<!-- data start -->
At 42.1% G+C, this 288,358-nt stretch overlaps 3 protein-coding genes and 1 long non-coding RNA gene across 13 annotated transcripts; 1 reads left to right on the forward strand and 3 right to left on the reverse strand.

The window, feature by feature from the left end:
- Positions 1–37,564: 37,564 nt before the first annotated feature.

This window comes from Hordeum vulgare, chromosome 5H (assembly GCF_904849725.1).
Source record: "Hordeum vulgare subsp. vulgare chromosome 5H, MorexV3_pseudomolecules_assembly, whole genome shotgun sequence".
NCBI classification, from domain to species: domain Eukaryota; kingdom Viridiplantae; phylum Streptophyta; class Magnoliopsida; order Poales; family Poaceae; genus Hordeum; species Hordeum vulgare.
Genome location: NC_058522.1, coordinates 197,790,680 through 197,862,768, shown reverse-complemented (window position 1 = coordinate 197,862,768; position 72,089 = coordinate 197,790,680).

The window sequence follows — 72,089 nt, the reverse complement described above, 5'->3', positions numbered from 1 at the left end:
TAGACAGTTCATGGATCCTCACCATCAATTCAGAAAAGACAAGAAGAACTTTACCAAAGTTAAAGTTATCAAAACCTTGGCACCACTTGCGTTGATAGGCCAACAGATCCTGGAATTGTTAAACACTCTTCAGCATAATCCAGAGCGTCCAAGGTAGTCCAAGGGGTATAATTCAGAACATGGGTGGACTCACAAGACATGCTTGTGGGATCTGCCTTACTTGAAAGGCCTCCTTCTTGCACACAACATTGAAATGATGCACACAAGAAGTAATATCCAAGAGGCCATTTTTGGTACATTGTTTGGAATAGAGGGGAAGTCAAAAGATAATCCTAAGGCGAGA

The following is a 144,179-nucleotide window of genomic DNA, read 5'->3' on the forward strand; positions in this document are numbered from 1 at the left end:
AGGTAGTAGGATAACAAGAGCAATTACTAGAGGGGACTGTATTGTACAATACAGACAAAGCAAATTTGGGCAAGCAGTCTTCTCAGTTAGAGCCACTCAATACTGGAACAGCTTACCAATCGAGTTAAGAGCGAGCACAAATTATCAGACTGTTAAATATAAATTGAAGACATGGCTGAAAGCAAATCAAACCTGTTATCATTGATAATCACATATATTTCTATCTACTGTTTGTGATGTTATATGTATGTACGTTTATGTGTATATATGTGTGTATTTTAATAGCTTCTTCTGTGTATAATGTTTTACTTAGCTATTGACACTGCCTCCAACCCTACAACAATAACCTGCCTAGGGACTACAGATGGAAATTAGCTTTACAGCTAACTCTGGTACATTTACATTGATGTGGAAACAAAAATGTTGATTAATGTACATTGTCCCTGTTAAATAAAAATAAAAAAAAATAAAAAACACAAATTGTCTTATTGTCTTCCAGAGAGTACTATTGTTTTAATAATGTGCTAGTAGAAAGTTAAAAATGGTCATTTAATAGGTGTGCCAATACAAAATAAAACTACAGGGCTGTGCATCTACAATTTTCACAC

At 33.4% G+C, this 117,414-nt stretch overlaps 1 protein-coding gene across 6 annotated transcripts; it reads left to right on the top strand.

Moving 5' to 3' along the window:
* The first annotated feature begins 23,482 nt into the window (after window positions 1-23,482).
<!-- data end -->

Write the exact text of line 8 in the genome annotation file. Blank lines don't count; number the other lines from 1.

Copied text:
The window sequence follows — 72,089 nt, the reverse complement described above, 5'->3', positions numbered from 1 at the left end: